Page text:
fmoe when she was bespattered with grease
from a roast she was cooking some two
months before. Moat of the burns had
healrd. but the more severe ones on her
nuee failed to yield to treatment here, so
the trip to Germany was determined upon
for the purpose of placing herself under
the rare of a specaltst In that country.
Tarly in August Mrs. Suedemeyer bought
a steamer ticket fir Ue return home, hut
when she attempted to board the vessel
she was refused passage, the company's
offlr.'aJs declannn that she would not be
permitted, to land on this side. Although
United States Consul Fee remonstrated the
eompaoty refunded tlie Furnas county wo
Boon aftrrward Mrs. Sued-meyer had a
similar experience at Hamburg, and al
though she put up a H.OJ bond to secure
the traos'.'oriatn'n company arainst loes
in case sli haJ to be rvturnrd Ui Germany
ho was refused a hooking on ships from
Bhe at- trrd Rotterdam. Holland,
whire s!)' was t pi. tain imatiaue early
Bexl nwntl. but alien ahe made prepiin'
tlns t. So to thai place wna notif that
aii !- i'ts ir iii'Mil
Mrs !-u-t iv.ci i-r a iniarv. hmiv-r. it
aoi all ttai k.-i' her lioui returning to
this country, as after three months' corre
spondence her husband found that It would
be necessary for him to take out . final
cltlienshlp papers, which he had failed to
do several years ago, when he came to
this country. This he only recently did,
but as the papers must be, on file ninety
days he cannot be called a cltiren until
that time Is past. As soon as he receives
the rights 6f his eltisenshlp here and the
papers are forwarded to his wife In Qer
malny she will be permitted tb oome home
when she pleases. Mrs. Suedemeyer, how
ever, writes that In all probability she will
now wait until spring to return.
WERE BOYS FORTY TEARS AGO
William Husennetter and Senator
Cummins Talk of Old Times.
REMEMBER DEEP HOLE IN RIVER
Story of the Nebraska Man Pulling
the Iowan Oat of the Water
svnd Thai Saving His
Largs Crowd Listens Attentively to
Discussion of National and
1 CRETE, Neb.. Oct 2t. .Special.)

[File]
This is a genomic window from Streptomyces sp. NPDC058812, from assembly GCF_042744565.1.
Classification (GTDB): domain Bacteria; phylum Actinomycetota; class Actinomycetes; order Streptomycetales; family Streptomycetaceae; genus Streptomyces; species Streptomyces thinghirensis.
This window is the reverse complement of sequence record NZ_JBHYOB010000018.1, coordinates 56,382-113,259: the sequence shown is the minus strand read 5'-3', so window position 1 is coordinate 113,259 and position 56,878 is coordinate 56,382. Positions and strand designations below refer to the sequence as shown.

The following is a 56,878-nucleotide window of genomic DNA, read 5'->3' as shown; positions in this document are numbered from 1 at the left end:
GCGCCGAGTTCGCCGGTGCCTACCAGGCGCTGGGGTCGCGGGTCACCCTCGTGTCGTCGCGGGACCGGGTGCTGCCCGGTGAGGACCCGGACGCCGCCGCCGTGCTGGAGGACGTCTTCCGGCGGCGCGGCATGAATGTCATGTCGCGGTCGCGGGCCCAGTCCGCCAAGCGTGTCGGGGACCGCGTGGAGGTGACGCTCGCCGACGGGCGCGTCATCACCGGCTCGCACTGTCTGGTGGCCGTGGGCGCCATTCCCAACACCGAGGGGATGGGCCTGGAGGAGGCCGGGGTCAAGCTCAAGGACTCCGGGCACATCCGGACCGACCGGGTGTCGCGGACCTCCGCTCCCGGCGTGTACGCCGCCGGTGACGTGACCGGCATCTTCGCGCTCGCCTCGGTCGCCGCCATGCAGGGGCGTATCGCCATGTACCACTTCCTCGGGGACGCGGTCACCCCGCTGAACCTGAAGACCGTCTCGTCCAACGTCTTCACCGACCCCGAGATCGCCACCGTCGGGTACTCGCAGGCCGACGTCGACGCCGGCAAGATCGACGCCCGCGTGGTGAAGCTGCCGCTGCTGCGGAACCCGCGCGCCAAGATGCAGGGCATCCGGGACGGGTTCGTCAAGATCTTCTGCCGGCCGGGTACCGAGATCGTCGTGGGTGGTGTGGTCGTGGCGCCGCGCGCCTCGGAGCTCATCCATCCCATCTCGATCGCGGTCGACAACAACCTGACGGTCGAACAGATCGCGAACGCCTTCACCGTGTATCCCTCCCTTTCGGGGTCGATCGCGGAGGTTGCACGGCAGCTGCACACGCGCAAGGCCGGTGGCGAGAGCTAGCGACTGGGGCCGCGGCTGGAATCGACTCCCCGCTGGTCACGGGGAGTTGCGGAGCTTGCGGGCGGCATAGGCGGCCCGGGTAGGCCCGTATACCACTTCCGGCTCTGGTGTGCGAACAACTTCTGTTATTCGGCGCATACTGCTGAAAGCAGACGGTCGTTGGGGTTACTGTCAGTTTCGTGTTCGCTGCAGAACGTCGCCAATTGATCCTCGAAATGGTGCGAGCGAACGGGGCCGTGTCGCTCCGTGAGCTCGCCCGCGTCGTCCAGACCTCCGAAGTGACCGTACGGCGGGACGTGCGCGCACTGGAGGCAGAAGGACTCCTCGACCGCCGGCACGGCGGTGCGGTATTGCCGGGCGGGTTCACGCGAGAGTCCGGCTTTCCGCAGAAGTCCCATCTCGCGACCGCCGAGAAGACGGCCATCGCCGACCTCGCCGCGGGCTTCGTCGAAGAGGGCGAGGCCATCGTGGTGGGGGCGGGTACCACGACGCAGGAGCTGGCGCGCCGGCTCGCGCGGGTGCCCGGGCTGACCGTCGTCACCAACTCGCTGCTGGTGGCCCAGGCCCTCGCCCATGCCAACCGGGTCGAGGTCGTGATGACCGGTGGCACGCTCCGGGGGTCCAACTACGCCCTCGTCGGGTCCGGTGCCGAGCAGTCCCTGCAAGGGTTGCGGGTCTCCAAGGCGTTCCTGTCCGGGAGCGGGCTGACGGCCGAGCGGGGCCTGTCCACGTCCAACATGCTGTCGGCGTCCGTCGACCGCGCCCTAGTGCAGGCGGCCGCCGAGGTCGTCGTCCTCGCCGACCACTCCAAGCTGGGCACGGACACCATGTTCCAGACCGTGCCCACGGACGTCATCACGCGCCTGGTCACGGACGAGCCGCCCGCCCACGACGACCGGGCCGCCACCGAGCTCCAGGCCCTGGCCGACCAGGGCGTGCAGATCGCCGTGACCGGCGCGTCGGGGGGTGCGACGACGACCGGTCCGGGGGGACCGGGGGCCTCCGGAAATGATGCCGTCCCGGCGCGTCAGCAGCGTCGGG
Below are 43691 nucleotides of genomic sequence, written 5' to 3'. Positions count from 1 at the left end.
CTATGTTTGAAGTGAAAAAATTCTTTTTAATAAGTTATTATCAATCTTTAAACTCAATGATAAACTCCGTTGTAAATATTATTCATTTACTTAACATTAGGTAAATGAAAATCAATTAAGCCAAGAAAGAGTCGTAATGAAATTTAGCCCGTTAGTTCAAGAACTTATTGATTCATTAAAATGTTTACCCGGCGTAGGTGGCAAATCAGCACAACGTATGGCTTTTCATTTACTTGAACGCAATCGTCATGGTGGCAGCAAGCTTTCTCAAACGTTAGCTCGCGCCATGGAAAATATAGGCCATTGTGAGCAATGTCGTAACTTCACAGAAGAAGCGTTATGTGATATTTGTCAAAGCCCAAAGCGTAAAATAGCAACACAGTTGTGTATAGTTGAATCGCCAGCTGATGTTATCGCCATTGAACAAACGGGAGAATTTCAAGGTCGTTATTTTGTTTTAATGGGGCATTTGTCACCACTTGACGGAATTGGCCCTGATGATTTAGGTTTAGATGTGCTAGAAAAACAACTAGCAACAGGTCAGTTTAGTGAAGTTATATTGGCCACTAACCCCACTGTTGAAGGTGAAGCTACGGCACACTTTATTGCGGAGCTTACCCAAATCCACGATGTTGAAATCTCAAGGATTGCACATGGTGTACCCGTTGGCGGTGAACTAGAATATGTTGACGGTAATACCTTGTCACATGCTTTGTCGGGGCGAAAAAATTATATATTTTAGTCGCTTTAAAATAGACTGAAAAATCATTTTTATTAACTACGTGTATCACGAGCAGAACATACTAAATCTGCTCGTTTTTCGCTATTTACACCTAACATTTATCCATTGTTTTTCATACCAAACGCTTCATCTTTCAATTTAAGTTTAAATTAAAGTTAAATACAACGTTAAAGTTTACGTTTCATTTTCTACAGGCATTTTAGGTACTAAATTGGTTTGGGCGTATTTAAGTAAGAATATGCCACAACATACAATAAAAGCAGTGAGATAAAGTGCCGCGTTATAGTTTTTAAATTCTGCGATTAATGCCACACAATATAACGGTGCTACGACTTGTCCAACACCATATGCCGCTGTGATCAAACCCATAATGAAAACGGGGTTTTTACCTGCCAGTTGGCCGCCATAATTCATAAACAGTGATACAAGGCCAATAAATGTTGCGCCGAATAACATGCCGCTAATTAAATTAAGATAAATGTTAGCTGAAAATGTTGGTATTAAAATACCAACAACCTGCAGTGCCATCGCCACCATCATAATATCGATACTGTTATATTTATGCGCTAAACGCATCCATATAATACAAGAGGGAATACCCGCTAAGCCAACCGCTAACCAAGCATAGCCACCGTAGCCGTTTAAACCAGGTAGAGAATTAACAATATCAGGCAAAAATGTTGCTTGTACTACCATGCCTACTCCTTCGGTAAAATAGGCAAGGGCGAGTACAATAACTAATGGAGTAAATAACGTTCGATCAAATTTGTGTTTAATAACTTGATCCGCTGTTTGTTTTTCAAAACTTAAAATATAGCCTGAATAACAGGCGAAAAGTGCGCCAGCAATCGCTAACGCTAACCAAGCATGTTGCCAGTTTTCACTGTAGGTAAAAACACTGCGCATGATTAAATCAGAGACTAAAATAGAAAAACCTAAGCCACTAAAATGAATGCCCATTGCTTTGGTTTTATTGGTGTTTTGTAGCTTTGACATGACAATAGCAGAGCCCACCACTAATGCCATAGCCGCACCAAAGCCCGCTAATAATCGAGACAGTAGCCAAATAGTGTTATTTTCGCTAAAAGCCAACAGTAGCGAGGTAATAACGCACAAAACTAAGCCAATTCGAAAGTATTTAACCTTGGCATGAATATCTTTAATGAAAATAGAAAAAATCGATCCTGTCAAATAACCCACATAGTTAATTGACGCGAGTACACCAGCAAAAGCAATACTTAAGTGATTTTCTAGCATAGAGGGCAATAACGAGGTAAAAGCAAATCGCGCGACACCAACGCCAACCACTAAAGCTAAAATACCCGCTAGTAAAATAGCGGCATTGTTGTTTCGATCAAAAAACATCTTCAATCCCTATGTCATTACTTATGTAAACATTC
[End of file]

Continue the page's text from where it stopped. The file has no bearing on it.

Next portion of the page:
After stopping for an hour and a half
at Dorchester, where a good orowd had
assembled In the opera house, and where
speeches were delivered by Cnn(rrman
Hlnehaw, Senator Burnett and Hon. C.
H. Sloan, . the same speakers arrived in
Crete Friday evening and spoke to a
record breaking meeting In the opera
After music by the Crete band, the local
cal candidates made short addresses, sfter
which Congressman Hlnshaw addressed
the people for a half hour, covering na
tional afalra In that interesting manner
characteristic of him. He spoke very
feelingly of the loyolty which had always
been given him by Senator Sloan, end
his friends and hoped that the people of
Crete, who had always been so loyal
and generous to him, would do llkewlxe
for Mr. Slvan as his successor, assuring
them that he was In a position to know
that that gentleman would use his ef
forts for the iimt progrestve policies
which he, himself, had advocated. Mr.
Hlnshaw also spoke very enthusiastically
regarding the candidacy of Senator.
Burkett for re-election, and .told the au
dience that he personaly had been In a
position to know that Penator Burkett
was the true disciple of progresHlvoness,
and not only a disciple, but a leader.
Senator Sloan was the next speaker
and Impressed the audience most favor
sbly. He Is well known here and there
Is little doubt but that he has hosts of
very strong friends In both parties
Senator Burket's speech, as Is always
fFrom a Slaft Correspondent.)
LINCOLN. Neb., Oct. 23. (Special. )-T wo
boys, day laborers forty years ago In Iowa,
working side by side, met this week In
Lincoln, the one the leader of his party In
Nebraska and the chairman of his state
committee; the other a United States sen
ator and the leader of his party In Iowa.
The one was William Husenetter, success
ful farmer, stock raiser and politician; the
other. Albert B. Cummins, successful law
yer and United States senator.
It was Just forty years ago next spring,
over In Iowa, that William Husenetter
pulled Albert cumtnlnt out of the Turkey
liver and saved him from drowning. The
two men parted shortly after that and met
for the first time last Thursday, and only
upon discussing Iowa of the early days
did each recall the other and that each
was reminded of that act of heroism on
the part of the republican state chairman.
Working In the Woods.